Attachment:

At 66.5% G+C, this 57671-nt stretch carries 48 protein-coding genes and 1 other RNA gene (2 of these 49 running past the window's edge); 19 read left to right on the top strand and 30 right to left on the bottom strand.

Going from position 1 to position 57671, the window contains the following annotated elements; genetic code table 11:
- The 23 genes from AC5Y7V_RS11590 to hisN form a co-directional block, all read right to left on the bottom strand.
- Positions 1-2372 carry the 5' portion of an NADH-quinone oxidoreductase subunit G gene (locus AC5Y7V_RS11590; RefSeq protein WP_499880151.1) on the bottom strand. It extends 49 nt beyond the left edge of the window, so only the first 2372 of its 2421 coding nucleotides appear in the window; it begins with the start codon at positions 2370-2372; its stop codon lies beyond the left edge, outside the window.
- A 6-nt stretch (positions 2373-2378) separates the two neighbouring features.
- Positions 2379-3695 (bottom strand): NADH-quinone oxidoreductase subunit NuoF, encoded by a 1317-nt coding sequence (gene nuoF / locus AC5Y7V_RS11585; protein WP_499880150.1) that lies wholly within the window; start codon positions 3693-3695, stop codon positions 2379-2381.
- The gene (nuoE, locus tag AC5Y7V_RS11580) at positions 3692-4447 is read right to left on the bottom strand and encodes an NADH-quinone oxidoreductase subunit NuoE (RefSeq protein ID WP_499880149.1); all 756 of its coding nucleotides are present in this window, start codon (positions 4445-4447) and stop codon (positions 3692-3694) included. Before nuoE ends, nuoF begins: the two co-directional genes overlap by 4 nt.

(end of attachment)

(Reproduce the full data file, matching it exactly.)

At 66.5% G+C, this 57671-nt stretch carries 48 protein-coding genes and 1 other RNA gene (2 of these 49 running past the window's edge); 19 read left to right on the top strand and 30 right to left on the bottom strand.

Going from position 1 to position 57671, the window contains the following annotated elements; genetic code table 11:
- The 23 genes from AC5Y7V_RS11590 to hisN form a co-directional block, all read right to left on the bottom strand.
- Positions 1-2372 carry the 5' portion of an NADH-quinone oxidoreductase subunit G gene (locus AC5Y7V_RS11590; RefSeq protein WP_499880151.1) on the bottom strand. It extends 49 nt beyond the left edge of the window, so only the first 2372 of its 2421 coding nucleotides appear in the window; it begins with the start codon at positions 2370-2372; its stop codon lies beyond the left edge, outside the window.
- A 6-nt stretch (positions 2373-2378) separates the two neighbouring features.
- Positions 2379-3695 (bottom strand): NADH-quinone oxidoreductase subunit NuoF, encoded by a 1317-nt coding sequence (gene nuoF / locus AC5Y7V_RS11585; protein WP_499880150.1) that lies wholly within the window; start codon positions 3693-3695, stop codon positions 2379-2381.
- The gene (nuoE, locus tag AC5Y7V_RS11580) at positions 3692-4447 is read right to left on the bottom strand and encodes an NADH-quinone oxidoreductase subunit NuoE (RefSeq protein ID WP_499880149.1); all 756 of its coding nucleotides are present in this window, start codon (positions 4445-4447) and stop codon (positions 3692-3694) included. Before nuoE ends, nuoF begins: the two co-directional genes overlap by 4 nt.